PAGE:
Popular media has taught us that anyone can be an archaeologist. It’s easy, right? All you need is a shovel, a couple buckets, and maybe a cool whip to fight off some Nazis, and you’re all set to discover some nifty caves and make a ton of money off golden idols! Right?
Well, not so fast. What Indiana Jones doesn’t show us are the years of study, fieldwork, and tedious lab work that go into archaeological study. And it definitely doesn’t show that if you want to be a respected archaeologist, you need to join a professional archaeological society and agree to abide by its standards of ethics.
That’s ridiculous, you say; the archaeological record is available to everyone and shouldn’t be restricted to a bunch of snooty professionals. I should be able to dig up whatever I please, you say, because history belongs to everyone!
Thing is, that’s not really true. There are a number of groups with specific cultural ownership of archaeological remains, and archaeologists have to respect that ownership and act accordingly.
First and foremost, the descendants of the group or culture being studied have a right to their history. This means a number of things for archaeologists. Firstly, graves should not be excavated without the permission of the descendant community, no matter how much information could be gained from the excavation. The pillaging of sacred Native American graves by white North American archaeologists in the past caused a great deal of backlash, resulting in legislation like the Native American Graves Protection and Repatriation Act (NAGPRA) of 1990. This also means that archaeologists need to maintain open and respectful communication with the descendant communities that they are working with, when both planning an archaeological project and interpreting its results.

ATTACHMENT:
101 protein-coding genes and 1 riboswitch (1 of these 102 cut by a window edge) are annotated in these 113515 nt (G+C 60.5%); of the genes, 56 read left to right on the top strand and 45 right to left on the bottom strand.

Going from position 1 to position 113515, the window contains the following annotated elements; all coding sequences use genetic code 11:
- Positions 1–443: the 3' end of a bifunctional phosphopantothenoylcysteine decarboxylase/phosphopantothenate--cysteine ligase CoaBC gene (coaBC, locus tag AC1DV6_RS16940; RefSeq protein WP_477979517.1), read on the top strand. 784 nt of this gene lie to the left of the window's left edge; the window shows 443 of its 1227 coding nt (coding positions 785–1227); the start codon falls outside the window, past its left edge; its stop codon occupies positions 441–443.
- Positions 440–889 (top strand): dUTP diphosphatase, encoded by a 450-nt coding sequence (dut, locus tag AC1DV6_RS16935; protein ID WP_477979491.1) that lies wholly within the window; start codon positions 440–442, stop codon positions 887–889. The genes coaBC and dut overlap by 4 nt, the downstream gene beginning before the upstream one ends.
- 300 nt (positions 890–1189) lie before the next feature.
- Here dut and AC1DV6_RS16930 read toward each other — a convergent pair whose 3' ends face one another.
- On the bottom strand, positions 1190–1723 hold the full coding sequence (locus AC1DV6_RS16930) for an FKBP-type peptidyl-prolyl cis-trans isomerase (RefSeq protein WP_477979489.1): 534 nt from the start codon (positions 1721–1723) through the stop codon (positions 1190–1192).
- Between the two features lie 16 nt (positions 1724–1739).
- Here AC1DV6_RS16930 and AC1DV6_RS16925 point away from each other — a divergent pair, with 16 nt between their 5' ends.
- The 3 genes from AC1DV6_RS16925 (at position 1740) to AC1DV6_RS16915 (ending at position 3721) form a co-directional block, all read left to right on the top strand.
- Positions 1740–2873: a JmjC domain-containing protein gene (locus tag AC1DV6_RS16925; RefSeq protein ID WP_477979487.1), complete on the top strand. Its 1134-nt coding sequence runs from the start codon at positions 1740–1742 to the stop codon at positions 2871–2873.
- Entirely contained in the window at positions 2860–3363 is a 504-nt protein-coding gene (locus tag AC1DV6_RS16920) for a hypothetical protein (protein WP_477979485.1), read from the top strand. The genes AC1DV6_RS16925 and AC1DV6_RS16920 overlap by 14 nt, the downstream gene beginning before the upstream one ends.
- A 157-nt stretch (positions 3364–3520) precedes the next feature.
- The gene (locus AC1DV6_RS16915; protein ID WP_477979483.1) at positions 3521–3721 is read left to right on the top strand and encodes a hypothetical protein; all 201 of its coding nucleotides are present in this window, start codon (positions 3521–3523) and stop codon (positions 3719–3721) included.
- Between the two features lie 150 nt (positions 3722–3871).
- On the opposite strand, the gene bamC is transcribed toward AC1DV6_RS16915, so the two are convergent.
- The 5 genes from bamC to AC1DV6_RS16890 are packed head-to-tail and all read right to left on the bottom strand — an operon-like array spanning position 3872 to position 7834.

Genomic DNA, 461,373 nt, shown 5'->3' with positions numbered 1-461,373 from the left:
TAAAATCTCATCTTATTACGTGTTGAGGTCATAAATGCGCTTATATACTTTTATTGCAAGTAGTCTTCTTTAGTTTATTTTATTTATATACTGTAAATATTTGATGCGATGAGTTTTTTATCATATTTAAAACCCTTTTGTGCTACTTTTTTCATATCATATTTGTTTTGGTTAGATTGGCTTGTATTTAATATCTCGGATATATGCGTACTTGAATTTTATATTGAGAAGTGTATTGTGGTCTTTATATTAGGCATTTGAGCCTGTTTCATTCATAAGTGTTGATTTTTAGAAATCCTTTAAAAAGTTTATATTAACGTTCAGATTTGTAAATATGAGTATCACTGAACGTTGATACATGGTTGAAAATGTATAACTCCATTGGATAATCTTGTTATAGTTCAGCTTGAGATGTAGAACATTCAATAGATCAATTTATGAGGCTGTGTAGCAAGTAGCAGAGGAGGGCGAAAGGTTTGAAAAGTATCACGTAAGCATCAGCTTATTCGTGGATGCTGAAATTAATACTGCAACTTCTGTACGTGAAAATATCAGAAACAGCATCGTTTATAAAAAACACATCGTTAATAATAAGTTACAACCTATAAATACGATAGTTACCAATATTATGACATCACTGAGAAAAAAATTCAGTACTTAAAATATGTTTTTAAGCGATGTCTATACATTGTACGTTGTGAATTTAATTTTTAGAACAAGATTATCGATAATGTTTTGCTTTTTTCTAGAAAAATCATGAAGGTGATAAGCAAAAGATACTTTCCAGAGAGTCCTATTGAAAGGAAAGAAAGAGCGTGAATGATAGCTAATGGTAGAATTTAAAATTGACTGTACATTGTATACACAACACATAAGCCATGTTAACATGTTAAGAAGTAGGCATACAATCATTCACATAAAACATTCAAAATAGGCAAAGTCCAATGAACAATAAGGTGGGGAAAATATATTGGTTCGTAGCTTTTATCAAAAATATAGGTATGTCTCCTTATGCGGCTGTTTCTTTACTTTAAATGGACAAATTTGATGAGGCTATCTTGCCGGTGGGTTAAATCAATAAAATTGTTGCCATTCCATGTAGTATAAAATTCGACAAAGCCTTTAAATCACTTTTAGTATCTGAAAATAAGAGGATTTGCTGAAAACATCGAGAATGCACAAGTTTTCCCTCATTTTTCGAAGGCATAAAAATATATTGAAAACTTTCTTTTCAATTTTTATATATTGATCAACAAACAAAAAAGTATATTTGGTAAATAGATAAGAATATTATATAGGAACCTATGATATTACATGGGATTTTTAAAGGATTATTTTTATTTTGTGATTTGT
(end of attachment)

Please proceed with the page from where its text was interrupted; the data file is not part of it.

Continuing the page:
Apart from descendant communities, the public has a right to the archaeological record. You can’t just dig stuff up, put it on a shelf, and not tell anyone about it; you could be hiding away new information that might change the way history is taught or help us think about some of the challenges facing the modern world. In its Principles of Archaeological Ethics, the Society for American Archaeology lists just a few of the possible audiences for archaeology, which include students, politicians, journalists, and many more. Archaeology should be a tool to promote learning and come to new understandings about the past and the present, not just to add to your collection.
Finally, future archaeologists have a right to the archaeological record, too. That’s why stewardship is the first principle in the SAA’s list; archaeologists are obligated to preserve sites so that future archaeologists with better technology and different perspectives can also learn from them.
So the next time you’re tempted to start digging for treasure, remember that the archaeological record doesn’t just belong to you, and put that shovel away.
On NAGPRA: http://www.nps.gov/nagpra/
On the Society for American Archaeology’s ethical standards: http://www.saa.org/AbouttheSociety/PrinciplesofArchaeologicalEthics/tabid/203/Default.aspx
Ashmore, Wendy and Robert J. Sharer. Discovering Our Past: A Brief Introduction to Archaeology. New York: McGraw- Hill, 2012. Print.
National NAGPRA. National Park Service, n.d. Web. 14 Nov. 2013. <http://www.nps.gov/nagpra/>.
“Principles of Archaeological Ethics.” Society for American Archaeology. SAA, n.d. Web. 14 Nov. 2013. <http://www.saa.org/Default.aspx?TabId=203>.
Sabloff, Jeremy A. Archaeology Matters: Action Archaeology in the Modern World. Walnut Creek, CA: Left Coast Press, Inc. 2008. Print.
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